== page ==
Is a Postnuptial Agreement Valid in Nevada?
Postnuptial agreements are not as well-known as prenuptial agreements, but they accomplish important goals for some married couples. As the word implies, this type of agreement is a contract made by spouses during their marriage. Like a prenuptial agreement, a postnuptial agreement addresses property and finances of a married couple. Nevada recognizes the validity of these agreements, but requirements and limitations apply.
Reasons For a Postnuptial Agreement
A married couple wishing to resolve potential property and financial issues in the event of divorce may decide to enter into a postnuptial agreement to allocate property rights in that situation. In the absence of an agreement, Nevada community property laws govern division of property after a divorce. A postnuptial contract can alter the property distribution that would occur under law.
Division of community property often is a divisive contested issue in a divorce proceeding. By addressing the financial and property issues in an agreement made during the marriage, the spouses can have financial security about their futures and avoid a prolonged and costly legal proceeding in the event a divorce occurs.
Spouses may decide to make a postnuptial contract if the terms of an existing prenuptial agreement no longer fit their circumstances or they wish to alter the previous agreement. A significant change in the couple’s financial situation, such as acquisition of complex assets or business interests, also may lead spouses to decide that a postnuptial agreement is desirable. In addition, protecting interests of children from prior marriages may be a reason for spouses to enter into a postnuptial contract. A couple may have other reasons for considering this type of agreement as well.
Contents and Validity of a Postnuptial Agreement
A postnuptial agreement can clarify allocation and ownership of separate property and distribution of marital property and financial assets between the spouses in the event of divorce. Valuation and control of business interests is a common subject. Often, asset protection and preservation are among the goals for both spouses.
Nevada law allows a married couple to enter into contracts relating to property. However, NRS 123.080 prohibits a marital contract from altering legal relations between spouses other than as to property.
The law provides an exception allowing spouses to agree to an immediate separation, including a provision for support of a spouse and children during separation. Under this provision, a postnuptial contract may address spousal support during separation. However, the agreement cannot provide for a waiver of alimony (spousal support) in the event of divorce. Similarly, a postnuptial agreement also cannot negate child custody and child support provisions of Nevada law, either during the marriage or after a divorce.
NRS 123.070 requires marriage contracts to be in writing, and executed and acknowledged in the same manner as a transfer of title to real estate. So, while spouses may verbally make an agreement, a postnuptial agreement is not likely to be enforceable in court unless it is in writing and properly executed.
A Nevada court will recognize the validity of a properly executed postnuptial agreement and enforce the terms, as long as the contract was executed voluntarily and does not violate any laws or public policy. As such, spouses may use a postnuptial contract to resolve issues relating to community property division in a divorce proceeding.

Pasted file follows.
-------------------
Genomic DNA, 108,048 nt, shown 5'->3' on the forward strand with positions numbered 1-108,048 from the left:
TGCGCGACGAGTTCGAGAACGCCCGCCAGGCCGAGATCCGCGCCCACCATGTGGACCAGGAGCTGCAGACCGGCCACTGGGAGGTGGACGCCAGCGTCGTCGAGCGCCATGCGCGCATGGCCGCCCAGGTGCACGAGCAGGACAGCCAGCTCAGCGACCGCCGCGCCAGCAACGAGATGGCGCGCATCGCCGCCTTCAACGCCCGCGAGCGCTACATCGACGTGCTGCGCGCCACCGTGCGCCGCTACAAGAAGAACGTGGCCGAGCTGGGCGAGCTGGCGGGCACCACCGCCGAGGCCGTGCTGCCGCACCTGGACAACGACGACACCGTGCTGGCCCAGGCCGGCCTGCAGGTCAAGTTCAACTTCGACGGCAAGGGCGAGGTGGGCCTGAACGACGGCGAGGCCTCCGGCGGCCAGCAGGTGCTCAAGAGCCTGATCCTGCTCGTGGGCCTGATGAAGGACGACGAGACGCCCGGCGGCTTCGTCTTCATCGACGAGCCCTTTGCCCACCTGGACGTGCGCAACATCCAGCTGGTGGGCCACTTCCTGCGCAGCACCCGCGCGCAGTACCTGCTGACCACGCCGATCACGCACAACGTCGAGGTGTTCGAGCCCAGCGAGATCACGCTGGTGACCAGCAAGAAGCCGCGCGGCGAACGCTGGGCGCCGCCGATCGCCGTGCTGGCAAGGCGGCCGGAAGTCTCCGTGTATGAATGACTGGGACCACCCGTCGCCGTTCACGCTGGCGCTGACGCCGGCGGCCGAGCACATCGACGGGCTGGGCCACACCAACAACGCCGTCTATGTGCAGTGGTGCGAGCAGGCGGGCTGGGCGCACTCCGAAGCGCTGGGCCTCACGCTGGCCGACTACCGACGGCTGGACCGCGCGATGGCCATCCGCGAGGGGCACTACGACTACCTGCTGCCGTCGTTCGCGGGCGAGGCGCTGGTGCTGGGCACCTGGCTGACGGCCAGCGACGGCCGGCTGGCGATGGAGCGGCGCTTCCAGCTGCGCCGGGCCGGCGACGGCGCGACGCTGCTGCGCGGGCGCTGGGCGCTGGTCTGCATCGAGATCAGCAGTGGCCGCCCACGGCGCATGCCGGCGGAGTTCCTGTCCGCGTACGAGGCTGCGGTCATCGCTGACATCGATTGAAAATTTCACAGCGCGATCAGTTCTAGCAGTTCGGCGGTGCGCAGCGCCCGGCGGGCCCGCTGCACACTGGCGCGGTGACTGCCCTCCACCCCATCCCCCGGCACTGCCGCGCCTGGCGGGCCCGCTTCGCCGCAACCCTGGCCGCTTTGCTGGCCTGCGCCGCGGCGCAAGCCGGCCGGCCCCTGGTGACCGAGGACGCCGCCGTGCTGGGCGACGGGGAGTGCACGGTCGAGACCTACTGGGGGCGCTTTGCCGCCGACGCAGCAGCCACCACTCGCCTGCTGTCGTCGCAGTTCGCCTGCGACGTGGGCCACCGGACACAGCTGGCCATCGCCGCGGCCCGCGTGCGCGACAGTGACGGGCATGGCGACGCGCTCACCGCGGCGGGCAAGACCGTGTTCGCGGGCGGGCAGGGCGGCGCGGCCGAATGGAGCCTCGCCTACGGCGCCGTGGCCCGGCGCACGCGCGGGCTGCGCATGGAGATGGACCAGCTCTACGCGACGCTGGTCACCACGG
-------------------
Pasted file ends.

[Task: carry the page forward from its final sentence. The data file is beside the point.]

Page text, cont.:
Based on the statutory provisions discussed above, an alimony waiver in a postnuptial agreement will not be enforced by a court, nor will provisions altering child custody and child support obligations. In some cases, including those types of provisions may invalidate the entire contract.
Consideration of a Postnuptial Agreement
A postnuptial agreement certainly is not necessary for every married couple. However, it may be worth considering for couples who have a prenuptial agreement that no longer fits their circumstances, a complex financial or business situation, property and business interests that have changed considerably since they originally got married, or concerns about children from a prior marriage that need to be addressed.
If your marital property situation warrants consideration of a postnuptial agreement to clarify property ownership and business interests, a good first step is to discuss the matter with an experienced family law attorney. Your lawyer can explain how a postnuptial agreement can address your circumstances, as well as clarify the matters that a Nevada marital contract cannot address.
Your attorney can also help you prepare for a discussion with your spouse about the possibility of a postnuptial agreement. Ultimately, if both spouses decide to proceed with an agreement, each spouse should be represented by separate legal counsel to ensure that their respective rights and interests are protected and addressed.
Schedule a Free Consultation With a Las Vegas Family Law Attorney About a Postnuptial Agreement
At The Gersten Law Firm, we help clients with all types of family law matters, including prenuptial and postnuptial agreements. Attorney Joseph Gersten has the knowledge, skill, and experience to help you assess your marital property circumstances and guide you through the process of making the right determination about what is best for you and your financial situation. His goals always include ensuring that your rights and interests are fully protected, however you decide to proceed.
If you need assistance with a family law matter in Las Vegas, Henderson, or elsewhere in Clark County, call 702.857.8777 or contact us online to schedule an appointment. Your initial consultation is always free of charge.